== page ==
Despite prime minister Theresa May making a last minute appeal to the House of Commons, asking members to give her Brexit deal “a second look”, the government seems set to face what could possibly be the biggest defeat in over a century on the issue. Observers have predicted that the ruling Conservative Party (Tory) itself will be split over the “meaningful vote” on the deal that is scheduled for Tuesday, January 15. The deal is expected to be defeated in the House by the biggest margin since 1924, with estimates ranging from 150 to 200.
Today, for the first time, MPs of the House of Commons will get to collectively decide on the draft 585-page Withdrawal Agreement, popularly known as the Brexit deal, negotiated by May. The voting was expected to be held in December 2018, but was delayed by May when strong opposition from both within and outside the party made it clear that the agreement would be rejected. May negotiated further with Brussels for certain concessions that could allow the Brexit deal to pass, but it only strengthened the opposition. The very postponement triggered a number of MPs within the ruling party to support a no-confidence motion against May’s leadership. May survived the vote on December 12, 2018, but the developments effectively split the ruling bloc in the House.
Opposition over the deal is wide-ranging and has brought together a number of political blocs. Some have argued that the deal compromises the country’s sovereignty, especially on the issue of a customs union with Ireland, and have argued for a ‘hard Brexit’. On the same issue, others have argued that the current proposal will end up destroying opportunities for the British people. Positions on the deal include suggestions of a ‘hard’ border with Ireland, with enhanced security to staying in the EU but on a different set of terms. All this has led to considerable and almost irreconcilable divisions within parliament and especially the Tories.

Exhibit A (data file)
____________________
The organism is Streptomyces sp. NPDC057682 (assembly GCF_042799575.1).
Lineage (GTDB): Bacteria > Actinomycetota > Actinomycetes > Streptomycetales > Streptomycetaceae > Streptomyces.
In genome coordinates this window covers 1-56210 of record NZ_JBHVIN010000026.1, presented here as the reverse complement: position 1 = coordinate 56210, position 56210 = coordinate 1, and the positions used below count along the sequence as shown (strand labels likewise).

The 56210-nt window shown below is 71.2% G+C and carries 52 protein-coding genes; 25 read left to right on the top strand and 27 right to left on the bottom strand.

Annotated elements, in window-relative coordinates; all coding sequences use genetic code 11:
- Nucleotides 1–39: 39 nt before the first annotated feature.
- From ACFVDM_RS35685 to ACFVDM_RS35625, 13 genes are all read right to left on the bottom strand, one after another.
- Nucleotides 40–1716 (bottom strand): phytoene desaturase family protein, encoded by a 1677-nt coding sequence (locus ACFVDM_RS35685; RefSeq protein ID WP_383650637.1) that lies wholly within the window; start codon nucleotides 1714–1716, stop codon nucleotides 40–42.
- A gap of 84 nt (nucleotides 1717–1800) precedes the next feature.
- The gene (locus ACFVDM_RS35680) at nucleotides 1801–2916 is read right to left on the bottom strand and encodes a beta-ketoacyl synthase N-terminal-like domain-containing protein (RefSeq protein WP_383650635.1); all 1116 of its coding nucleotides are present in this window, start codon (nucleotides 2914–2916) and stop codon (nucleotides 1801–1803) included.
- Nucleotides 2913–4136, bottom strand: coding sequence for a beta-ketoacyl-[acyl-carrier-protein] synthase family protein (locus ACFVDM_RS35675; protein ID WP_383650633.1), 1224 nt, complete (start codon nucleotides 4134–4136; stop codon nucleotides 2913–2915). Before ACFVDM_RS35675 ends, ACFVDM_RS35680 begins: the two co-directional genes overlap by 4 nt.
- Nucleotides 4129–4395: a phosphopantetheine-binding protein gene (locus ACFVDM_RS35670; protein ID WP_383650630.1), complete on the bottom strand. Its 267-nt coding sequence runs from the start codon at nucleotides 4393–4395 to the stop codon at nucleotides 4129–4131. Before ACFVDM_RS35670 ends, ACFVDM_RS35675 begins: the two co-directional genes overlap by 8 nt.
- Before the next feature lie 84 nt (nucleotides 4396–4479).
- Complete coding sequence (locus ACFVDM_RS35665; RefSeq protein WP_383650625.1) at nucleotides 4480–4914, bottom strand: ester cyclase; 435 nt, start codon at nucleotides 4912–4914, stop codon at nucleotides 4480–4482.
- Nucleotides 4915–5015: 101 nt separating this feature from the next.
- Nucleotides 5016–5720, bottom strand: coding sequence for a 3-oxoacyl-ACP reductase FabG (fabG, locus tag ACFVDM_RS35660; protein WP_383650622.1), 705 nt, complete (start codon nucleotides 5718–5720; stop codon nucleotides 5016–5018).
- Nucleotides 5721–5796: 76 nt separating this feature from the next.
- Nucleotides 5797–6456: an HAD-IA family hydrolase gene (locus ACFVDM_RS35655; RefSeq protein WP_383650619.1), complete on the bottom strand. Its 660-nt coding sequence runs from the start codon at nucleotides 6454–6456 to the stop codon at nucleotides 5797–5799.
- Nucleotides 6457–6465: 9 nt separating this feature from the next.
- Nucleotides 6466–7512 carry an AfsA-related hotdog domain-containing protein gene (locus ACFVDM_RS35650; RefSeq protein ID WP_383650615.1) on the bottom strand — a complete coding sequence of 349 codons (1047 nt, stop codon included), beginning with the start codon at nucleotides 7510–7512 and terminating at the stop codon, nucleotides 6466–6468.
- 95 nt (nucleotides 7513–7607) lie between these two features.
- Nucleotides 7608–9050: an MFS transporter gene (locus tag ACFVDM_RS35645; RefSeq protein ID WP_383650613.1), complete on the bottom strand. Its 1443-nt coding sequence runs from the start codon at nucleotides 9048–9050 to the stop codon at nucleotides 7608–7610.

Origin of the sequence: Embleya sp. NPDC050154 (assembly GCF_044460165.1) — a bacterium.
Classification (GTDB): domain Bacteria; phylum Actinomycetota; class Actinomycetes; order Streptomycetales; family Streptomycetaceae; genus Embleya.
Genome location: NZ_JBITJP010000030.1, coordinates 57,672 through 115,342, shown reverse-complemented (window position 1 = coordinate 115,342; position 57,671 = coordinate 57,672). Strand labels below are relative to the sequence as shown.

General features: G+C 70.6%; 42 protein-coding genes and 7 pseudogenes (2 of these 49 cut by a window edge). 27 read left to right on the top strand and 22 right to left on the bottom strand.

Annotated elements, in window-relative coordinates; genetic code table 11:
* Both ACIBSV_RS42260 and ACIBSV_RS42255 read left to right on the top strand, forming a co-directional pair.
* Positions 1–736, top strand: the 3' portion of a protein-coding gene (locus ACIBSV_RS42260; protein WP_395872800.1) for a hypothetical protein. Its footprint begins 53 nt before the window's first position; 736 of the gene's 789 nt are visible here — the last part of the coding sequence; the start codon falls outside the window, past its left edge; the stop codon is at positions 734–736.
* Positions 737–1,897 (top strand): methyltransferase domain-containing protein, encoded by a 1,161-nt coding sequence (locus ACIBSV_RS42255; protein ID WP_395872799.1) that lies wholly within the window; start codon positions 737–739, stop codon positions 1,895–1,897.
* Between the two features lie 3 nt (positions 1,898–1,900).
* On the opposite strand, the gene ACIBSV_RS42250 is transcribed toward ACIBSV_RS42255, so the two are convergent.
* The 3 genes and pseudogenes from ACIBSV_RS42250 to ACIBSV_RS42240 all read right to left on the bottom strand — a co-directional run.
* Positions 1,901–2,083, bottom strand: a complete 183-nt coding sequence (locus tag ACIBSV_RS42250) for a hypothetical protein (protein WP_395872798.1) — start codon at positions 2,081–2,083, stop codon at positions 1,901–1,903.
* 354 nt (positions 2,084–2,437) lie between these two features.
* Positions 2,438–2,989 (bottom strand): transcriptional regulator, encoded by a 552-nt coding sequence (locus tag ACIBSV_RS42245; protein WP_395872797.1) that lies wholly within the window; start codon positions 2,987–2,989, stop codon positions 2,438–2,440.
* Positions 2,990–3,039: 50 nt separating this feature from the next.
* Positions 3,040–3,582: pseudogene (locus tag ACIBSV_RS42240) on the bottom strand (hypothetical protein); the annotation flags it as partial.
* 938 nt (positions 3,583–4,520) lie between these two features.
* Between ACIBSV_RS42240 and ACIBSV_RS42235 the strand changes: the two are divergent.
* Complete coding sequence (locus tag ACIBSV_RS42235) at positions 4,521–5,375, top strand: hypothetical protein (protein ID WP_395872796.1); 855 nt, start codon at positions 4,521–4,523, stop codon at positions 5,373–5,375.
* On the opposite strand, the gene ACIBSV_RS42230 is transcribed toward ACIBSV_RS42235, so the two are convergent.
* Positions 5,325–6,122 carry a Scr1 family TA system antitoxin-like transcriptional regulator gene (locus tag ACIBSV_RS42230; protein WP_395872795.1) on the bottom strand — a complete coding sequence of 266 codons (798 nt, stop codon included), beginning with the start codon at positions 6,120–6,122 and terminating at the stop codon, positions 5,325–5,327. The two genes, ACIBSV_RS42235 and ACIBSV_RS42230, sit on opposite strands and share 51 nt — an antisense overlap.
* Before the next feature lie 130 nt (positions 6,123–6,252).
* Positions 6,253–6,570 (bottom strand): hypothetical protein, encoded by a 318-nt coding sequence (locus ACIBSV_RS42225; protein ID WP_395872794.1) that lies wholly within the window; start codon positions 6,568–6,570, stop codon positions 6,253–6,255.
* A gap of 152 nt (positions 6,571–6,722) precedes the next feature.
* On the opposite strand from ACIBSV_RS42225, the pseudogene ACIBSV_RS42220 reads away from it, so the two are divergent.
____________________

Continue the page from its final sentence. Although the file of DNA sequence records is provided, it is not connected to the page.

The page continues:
Over 100 Tory MPs who voted against May, with a few exceptions, have pledged to vote against the Brexit deal today. This prompted the leaders of the European Commission, the executive arm of the European Union, to give more concessions on the Ireland backstop. But the deal still faces stiff opposition. Having accepted the likelihood of a defeat, the government is scrambling to bring down the margin. According to Bloomberg, this margin currently stands at 150, and it will be big task to even bring it down to less than 100. Guardian has written off the deal, estimating the margin to cross 200. It has also been reported that the government is set to face a second no-confidence motion from the Jeremy Corbyn-led opposition Labour Party, which might push the country into an early election, before the UK’s scheduled exit from the EU on March 29.
Such huge margins will have dire implications for both the government and the EU leadership since it would spell the near impossibility of a deal in the future. An overwhelming defeat would mean that both the government and the EU will have no luck in getting through a second deal that is scheduled to go for vote on January 21. This, in turn, means that the UK and the EU will have only two options, either for the UK to revoke the exit clause and remain in the EU or to exit without a deal. An exit without a deal will push the entirety of Europe, especially the UK, into a long period of uncertainty, which the cabinet minister, Michael Gove, warned about by quoting the famous line from the popular HBO series, Game of Thrones: ‘winter is coming’.